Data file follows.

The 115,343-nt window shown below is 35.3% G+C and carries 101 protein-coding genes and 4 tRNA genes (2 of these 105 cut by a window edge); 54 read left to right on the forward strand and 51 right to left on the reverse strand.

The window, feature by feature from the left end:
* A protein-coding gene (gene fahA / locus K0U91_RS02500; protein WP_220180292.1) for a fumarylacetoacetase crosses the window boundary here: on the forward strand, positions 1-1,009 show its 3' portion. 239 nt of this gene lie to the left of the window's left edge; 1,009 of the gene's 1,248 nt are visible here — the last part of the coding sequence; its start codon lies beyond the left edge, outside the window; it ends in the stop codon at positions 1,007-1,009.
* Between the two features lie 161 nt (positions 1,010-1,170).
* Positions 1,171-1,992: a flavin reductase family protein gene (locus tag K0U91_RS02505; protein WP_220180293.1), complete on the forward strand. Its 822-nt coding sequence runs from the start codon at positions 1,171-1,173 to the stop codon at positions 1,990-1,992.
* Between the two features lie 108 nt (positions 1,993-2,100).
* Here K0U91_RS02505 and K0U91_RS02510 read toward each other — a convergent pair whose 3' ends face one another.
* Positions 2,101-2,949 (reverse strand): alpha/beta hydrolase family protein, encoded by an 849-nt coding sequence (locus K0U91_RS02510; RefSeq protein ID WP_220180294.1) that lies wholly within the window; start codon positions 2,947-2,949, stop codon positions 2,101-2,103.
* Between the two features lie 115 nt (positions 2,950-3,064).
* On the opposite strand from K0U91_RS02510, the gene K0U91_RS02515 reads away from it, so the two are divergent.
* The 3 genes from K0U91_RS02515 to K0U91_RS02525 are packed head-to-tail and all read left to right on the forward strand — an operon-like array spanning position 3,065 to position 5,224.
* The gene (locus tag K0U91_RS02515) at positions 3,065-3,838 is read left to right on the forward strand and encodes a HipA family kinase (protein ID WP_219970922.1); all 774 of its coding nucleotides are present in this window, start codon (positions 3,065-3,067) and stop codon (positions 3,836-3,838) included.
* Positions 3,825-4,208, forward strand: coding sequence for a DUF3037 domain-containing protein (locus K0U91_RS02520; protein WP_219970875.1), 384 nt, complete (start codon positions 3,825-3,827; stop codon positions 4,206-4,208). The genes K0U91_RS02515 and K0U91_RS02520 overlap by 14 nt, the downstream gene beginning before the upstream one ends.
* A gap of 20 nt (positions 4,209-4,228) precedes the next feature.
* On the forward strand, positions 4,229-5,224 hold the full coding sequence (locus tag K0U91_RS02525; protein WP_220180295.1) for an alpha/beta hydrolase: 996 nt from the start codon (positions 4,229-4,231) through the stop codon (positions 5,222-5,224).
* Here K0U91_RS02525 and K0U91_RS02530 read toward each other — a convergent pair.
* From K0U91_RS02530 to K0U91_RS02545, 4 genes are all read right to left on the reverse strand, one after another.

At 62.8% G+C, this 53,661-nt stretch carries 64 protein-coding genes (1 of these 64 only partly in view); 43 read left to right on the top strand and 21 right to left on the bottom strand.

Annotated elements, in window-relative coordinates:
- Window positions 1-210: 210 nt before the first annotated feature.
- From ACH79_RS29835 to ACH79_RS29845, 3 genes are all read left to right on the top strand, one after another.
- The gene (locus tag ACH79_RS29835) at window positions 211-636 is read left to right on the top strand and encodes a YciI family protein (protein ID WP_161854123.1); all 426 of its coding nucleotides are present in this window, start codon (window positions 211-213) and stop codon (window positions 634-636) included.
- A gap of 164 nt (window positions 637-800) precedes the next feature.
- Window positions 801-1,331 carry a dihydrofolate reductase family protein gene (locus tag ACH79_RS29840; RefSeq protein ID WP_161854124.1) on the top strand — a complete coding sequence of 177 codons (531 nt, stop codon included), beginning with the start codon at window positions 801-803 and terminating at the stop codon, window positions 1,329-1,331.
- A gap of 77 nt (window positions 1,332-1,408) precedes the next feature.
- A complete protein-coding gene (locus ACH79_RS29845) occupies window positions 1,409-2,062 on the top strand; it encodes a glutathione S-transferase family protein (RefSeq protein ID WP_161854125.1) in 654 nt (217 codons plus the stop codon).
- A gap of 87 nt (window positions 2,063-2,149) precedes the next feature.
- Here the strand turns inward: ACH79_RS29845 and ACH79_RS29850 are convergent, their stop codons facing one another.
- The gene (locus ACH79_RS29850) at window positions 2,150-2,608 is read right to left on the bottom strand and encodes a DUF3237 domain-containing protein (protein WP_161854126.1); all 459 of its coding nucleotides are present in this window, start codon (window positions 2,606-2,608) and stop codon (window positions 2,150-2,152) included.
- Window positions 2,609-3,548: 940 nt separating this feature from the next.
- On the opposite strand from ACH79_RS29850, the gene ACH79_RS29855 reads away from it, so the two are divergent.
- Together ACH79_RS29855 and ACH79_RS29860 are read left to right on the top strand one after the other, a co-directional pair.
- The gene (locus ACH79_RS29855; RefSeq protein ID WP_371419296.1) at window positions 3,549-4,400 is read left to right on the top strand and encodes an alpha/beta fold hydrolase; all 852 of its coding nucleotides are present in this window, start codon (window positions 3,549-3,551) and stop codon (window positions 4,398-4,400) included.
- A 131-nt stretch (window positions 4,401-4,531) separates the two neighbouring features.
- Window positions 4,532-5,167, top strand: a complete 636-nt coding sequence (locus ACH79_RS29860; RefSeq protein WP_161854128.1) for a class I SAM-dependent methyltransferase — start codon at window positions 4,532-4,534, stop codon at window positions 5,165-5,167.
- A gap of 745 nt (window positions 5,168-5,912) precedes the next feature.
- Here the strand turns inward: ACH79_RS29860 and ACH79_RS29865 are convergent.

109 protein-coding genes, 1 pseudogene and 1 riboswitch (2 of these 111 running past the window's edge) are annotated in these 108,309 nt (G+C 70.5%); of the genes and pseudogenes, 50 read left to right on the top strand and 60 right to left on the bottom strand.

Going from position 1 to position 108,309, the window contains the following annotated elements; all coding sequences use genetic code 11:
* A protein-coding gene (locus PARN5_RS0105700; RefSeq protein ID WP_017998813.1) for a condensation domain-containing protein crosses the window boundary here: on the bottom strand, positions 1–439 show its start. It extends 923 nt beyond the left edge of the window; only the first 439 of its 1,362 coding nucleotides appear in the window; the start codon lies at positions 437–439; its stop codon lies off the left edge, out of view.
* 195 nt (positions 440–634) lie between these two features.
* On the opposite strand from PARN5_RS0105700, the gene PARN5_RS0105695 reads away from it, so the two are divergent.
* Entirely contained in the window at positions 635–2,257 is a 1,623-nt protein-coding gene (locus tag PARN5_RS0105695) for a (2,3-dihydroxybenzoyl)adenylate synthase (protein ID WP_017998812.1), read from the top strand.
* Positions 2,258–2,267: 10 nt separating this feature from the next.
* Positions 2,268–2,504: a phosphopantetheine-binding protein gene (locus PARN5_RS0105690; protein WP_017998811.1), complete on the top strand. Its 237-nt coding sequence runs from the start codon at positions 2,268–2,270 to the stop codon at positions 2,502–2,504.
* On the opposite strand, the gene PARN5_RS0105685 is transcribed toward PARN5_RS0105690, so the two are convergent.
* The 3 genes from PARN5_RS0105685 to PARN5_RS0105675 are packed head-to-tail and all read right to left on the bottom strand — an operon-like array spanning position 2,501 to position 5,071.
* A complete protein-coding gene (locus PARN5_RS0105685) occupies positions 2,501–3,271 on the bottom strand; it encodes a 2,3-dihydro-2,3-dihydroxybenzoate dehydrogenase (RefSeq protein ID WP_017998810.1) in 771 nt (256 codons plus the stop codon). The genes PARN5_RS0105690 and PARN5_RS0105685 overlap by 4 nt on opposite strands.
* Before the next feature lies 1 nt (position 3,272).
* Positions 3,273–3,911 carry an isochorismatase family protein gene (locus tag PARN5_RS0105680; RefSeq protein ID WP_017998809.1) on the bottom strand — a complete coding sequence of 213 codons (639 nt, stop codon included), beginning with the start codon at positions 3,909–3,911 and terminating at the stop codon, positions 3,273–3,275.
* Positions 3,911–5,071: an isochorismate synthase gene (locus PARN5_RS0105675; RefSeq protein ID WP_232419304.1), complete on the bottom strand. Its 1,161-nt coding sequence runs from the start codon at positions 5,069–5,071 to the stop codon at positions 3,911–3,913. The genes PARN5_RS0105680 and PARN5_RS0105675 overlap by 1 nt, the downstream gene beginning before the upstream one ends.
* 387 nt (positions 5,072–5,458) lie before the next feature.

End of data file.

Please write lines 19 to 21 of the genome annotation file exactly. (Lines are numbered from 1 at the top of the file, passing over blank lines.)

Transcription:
Annotated elements, in window-relative coordinates:
- Window positions 1-210: 210 nt before the first annotated feature.
- From ACH79_RS29835 to ACH79_RS29845, 3 genes are all read left to right on the top strand, one after another.